SPORTS: Fighting Indians Football: The good, the bad, and the unknown

New Vero Beach High School Football Coach Lenny Jankowski will be introduced to the Vero crowd at tomorrow’s home boys basketball game vs. Sebastian River.  To set up the introduction, let’s take a look at some of the pieces he has to work with going into spring football practice.

The Good

Jankowski has a lot of talented players to work with, even if they aren’t as accomplished at this point in their football careers as the group of graduating seniors. Running Backs: In spite of losing workhorse FB Jormonte Hunter (2119 career yards rushing and 35 total TDs), the backfield is far from empty.  Sophomore Nate Pryor is a rising star at RB, but he will have to fight older brother E.J. Pryor and Dentist Hall (both seniors) for the role of feature back.

Receivers:  Really, receivers?  Yes, really.  Rakeem Marcelle may have only caught seven passes last year, but he made every catch count.  His 21.6 yard average lets you know he has big play ability.  His 124-yard, 2 TD playoff performance against Seminole Ridge was just a hint at what he is going to do in 2011.  The other factors at this point are guesses, but knowing Jankowski’s penchant for offense, I’m guessing the 6-foot-3, 220-pound Dwayne Hoilett becomes a weapon in a spread offense.  Hoilett is one of the fastest players on the team, but he’s spent most of his time on defense since playing his first season of organized football as a sophomore in 2009.  Another player to keep an eye on?  How about DB Sean Paul?  Perhaps the fastest player on the team, Paul’s speed could be utilized (at least occasionally) on offense.

Connor Moore:  Tom Siano from Complete Athletic Training raved about Moore’s work ethic, and told me about how the 6-foot-2 240-pound sophomore won MVP of a football camp over winter break.  An offensive lineman winning a camp MVP? Color me impressed.  After hearing his father, John Moore, give an eye-witness account of Connor pancaking a wild-eyed 290-pound defensive tackle at Junior Rank’s December football camp. . . let’s just say I’m sold that Connor Moore is going to be THE NEXT elite offensive lineman at Vero Beach.

Kicker:  Karson Dietrich follows in a long line of great Fighting Indian kickers.  From former FSU all-time career points leader Dave Cappelen to sweet-kicking Patrick Baker, Vero Beach has had no less than 10 college-level kickers come through Vero since the early 1970s.  Dietrich, at this point in time as a sophomore, is as developed as just about any of them.  Two of his four FGs were beyond 40 yards, and his kickoffs were solid.

Linebacker:  Sophomore Cole Ripple will be a year older and stronger.  Juniors Bradley Petticrew, Lemetrius Bennefield, and Robert Dixson will provide leadership to a defense that loses seven seniors to graduation in May.  This unit will be the strength of the defense.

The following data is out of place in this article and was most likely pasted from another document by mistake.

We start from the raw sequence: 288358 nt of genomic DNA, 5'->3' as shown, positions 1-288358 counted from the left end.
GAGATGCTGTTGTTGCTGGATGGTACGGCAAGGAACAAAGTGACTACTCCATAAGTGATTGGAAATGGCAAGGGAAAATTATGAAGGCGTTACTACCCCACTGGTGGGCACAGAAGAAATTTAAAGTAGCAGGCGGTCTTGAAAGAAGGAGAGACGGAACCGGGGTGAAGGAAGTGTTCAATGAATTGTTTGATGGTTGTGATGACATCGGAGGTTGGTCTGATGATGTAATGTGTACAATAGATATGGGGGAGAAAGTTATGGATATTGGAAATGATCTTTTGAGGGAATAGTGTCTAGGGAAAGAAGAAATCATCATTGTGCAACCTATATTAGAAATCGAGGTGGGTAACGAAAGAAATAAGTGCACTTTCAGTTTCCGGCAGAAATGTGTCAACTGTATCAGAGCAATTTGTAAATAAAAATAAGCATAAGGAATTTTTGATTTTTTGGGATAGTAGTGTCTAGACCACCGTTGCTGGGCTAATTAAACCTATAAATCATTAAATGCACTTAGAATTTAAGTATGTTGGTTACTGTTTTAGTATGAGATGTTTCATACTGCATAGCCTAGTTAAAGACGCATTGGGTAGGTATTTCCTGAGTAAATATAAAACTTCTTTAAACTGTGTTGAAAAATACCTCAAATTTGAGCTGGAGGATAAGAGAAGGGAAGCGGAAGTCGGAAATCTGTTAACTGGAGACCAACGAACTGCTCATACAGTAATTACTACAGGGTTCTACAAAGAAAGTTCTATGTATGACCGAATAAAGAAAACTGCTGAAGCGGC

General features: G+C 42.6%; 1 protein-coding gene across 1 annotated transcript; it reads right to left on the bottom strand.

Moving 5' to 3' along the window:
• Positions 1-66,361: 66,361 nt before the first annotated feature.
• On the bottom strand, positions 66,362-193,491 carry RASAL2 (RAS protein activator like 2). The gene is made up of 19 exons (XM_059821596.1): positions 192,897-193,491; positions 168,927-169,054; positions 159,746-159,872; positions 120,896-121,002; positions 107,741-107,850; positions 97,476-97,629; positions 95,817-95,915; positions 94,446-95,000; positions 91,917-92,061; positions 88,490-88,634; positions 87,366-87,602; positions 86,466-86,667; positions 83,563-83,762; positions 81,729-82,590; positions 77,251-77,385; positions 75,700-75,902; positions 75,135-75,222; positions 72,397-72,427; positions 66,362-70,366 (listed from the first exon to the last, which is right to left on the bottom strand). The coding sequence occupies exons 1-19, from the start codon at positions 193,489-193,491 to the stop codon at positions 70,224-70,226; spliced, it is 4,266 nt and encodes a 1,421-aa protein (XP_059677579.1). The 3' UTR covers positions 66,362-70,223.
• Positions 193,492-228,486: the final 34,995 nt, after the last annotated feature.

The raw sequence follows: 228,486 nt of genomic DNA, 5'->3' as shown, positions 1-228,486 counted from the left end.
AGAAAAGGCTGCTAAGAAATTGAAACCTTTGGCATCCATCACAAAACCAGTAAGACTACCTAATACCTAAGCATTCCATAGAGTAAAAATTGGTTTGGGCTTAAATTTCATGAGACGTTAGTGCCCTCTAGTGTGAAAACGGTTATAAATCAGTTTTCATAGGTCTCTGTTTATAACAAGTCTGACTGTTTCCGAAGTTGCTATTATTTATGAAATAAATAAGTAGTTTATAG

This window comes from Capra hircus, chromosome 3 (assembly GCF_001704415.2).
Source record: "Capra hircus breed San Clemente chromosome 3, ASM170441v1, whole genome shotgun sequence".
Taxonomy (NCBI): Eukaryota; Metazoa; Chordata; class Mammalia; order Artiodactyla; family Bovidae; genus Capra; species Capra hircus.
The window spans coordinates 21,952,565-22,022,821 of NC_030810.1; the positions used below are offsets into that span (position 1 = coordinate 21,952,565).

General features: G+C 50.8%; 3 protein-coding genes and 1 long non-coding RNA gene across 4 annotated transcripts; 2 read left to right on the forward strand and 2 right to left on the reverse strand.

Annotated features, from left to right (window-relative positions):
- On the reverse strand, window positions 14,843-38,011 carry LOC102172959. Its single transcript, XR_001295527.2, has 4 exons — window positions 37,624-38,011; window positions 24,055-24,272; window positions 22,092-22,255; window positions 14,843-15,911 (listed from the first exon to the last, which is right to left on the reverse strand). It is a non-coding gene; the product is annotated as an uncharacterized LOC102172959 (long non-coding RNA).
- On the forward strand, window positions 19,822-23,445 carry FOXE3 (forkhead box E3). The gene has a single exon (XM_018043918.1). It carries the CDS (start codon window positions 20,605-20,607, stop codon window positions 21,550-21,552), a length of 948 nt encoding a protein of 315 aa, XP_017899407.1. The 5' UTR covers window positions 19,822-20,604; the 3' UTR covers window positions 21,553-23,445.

The Bad

Vero Beach is losing a lot of senior leadership to graduation.  Along with Hunter (the team’s leading rusher) the Fighting Indians lose defensive standout Dion Holmes, the team’s leading tackler each of the past two seasons.

Although it could be argued that Vero’s defensive line didn’t dominate as much as they should have in 2010, Cody Horstman, David Dixson, and Lars Koht will all be missed next year.  Both safeties, Larry Franklin and Austin Carter, are headed to college to play football next year as well.

The graduation of Todd Fennell leaves two gaping holes in the team going into spring: quarterback and punter.  Fennell was the only Vero player to attempt a pass last year, and was one of the best punters in all of prep football.  Jankowski could turn to the soccer team for a punter (are you reading this, Austin Diaz?).  Where will he turn for a QB?  I’m sure he’ll be taking a long look at the junior varsity film over the next few weeks.

The Unknown

Jankowski’s offense will run multiple formations, but will probably feature a lot of spread offense.  He’ll have from now until September to teach a new system to a program that has run out of the Wing-T formation since 2006.  The new coach will, no doubt, work tirelessly to make sure his offense is installed and in working order.

But what about the defense?  Will they switch from a 3-3-5 to a four-man front?  Will Jankowski play as many players as he can on offense and defense.  With so many starters graduating, this seems to almost be a certainty.  Testimony from ex-players and former assistant coaches under Jankowski speak to his ability to get the most out of the talent on his teams.  To be sure, we probably won’t be able to judge what he has done with the team by spring–it will be far too early for a team running a new offensive system to have the entire playbook down pat.

What is for sure, though, is the challenge of taking over the high-profile Vero Beach job will be a true test for this young, crafty coach.

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